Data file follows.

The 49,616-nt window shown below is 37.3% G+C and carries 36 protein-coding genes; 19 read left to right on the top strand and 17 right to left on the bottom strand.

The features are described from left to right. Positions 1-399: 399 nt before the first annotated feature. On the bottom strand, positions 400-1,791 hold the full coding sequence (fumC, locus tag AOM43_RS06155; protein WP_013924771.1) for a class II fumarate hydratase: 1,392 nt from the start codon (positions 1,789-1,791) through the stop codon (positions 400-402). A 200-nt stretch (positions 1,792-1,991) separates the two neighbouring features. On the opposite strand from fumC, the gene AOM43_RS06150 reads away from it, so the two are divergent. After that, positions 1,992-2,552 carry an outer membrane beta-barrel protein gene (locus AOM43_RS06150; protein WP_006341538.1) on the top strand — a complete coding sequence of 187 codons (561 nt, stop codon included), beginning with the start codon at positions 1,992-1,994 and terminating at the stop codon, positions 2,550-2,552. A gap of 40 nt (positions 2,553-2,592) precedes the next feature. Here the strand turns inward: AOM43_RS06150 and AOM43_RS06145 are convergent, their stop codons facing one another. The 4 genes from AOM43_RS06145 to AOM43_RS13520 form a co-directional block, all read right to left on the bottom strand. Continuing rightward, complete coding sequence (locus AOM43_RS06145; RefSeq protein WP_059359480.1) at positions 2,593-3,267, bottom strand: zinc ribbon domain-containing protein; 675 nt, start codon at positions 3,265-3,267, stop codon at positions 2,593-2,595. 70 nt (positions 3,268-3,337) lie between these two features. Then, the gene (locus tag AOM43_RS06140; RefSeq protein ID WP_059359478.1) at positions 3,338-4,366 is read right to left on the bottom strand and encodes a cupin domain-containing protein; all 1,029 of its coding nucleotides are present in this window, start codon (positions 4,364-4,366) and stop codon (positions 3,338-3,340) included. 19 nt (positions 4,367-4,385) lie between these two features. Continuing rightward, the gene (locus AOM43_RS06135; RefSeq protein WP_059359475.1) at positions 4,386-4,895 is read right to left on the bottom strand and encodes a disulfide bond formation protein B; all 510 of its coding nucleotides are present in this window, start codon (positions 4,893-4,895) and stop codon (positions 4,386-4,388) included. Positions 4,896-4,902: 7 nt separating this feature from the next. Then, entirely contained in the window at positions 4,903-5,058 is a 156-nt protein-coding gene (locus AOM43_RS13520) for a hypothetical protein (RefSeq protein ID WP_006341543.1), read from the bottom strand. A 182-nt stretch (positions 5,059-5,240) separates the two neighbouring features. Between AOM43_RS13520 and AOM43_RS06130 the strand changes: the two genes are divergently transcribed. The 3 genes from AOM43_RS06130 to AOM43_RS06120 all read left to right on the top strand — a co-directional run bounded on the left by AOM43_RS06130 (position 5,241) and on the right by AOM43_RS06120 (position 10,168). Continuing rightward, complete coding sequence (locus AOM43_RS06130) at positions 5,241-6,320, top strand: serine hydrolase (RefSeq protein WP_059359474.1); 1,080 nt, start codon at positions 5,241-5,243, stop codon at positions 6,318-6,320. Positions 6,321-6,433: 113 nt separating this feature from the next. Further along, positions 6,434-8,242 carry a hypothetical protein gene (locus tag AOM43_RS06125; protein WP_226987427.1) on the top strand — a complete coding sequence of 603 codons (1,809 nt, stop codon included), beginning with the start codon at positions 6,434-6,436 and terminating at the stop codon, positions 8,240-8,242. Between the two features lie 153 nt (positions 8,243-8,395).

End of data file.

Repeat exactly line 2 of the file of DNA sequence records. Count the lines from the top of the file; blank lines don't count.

The features are described from left to right. Positions 1-399: 399 nt before the first annotated feature. On the bottom strand, positions 400-1,791 hold the full coding sequence (fumC, locus tag AOM43_RS06155; protein WP_013924771.1) for a class II fumarate hydratase: 1,392 nt from the start codon (positions 1,789-1,791) through the stop codon (positions 400-402). A 200-nt stretch (positions 1,792-1,991) separates the two neighbouring features. On the opposite strand from fumC, the gene AOM43_RS06150 reads away from it, so the two are divergent. After that, positions 1,992-2,552 carry an outer membrane beta-barrel protein gene (locus AOM43_RS06150; protein WP_006341538.1) on the top strand — a complete coding sequence of 187 codons (561 nt, stop codon included), beginning with the start codon at positions 1,992-1,994 and terminating at the stop codon, positions 2,550-2,552. A gap of 40 nt (positions 2,553-2,592) precedes the next feature. Here the strand turns inward: AOM43_RS06150 and AOM43_RS06145 are convergent, their stop codons facing one another. The 4 genes from AOM43_RS06145 to AOM43_RS13520 form a co-directional block, all read right to left on the bottom strand. Continuing rightward, complete coding sequence (locus AOM43_RS06145; RefSeq protein WP_059359480.1) at positions 2,593-3,267, bottom strand: zinc ribbon domain-containing protein; 675 nt, start codon at positions 3,265-3,267, stop codon at positions 2,593-2,595. 70 nt (positions 3,268-3,337) lie between these two features. Then, the gene (locus tag AOM43_RS06140; RefSeq protein ID WP_059359478.1) at positions 3,338-4,366 is read right to left on the bottom strand and encodes a cupin domain-containing protein; all 1,029 of its coding nucleotides are present in this window, start codon (positions 4,364-4,366) and stop codon (positions 3,338-3,340) included. 19 nt (positions 4,367-4,385) lie between these two features. Continuing rightward, the gene (locus AOM43_RS06135; RefSeq protein WP_059359475.1) at positions 4,386-4,895 is read right to left on the bottom strand and encodes a disulfide bond formation protein B; all 510 of its coding nucleotides are present in this window, start codon (positions 4,893-4,895) and stop codon (positions 4,386-4,388) included. Positions 4,896-4,902: 7 nt separating this feature from the next. Then, entirely contained in the window at positions 4,903-5,058 is a 156-nt protein-coding gene (locus AOM43_RS13520) for a hypothetical protein (RefSeq protein ID WP_006341543.1), read from the bottom strand. A 182-nt stretch (positions 5,059-5,240) separates the two neighbouring features. Between AOM43_RS13520 and AOM43_RS06130 the strand changes: the two genes are divergently transcribed. The 3 genes from AOM43_RS06130 to AOM43_RS06120 all read left to right on the top strand — a co-directional run bounded on the left by AOM43_RS06130 (position 5,241) and on the right by AOM43_RS06120 (position 10,168). Continuing rightward, complete coding sequence (locus AOM43_RS06130) at positions 5,241-6,320, top strand: serine hydrolase (RefSeq protein WP_059359474.1); 1,080 nt, start codon at positions 5,241-5,243, stop codon at positions 6,318-6,320. Positions 6,321-6,433: 113 nt separating this feature from the next. Further along, positions 6,434-8,242 carry a hypothetical protein gene (locus tag AOM43_RS06125; protein WP_226987427.1) on the top strand — a complete coding sequence of 603 codons (1,809 nt, stop codon included), beginning with the start codon at positions 6,434-6,436 and terminating at the stop codon, positions 8,240-8,242. Between the two features lie 153 nt (positions 8,243-8,395).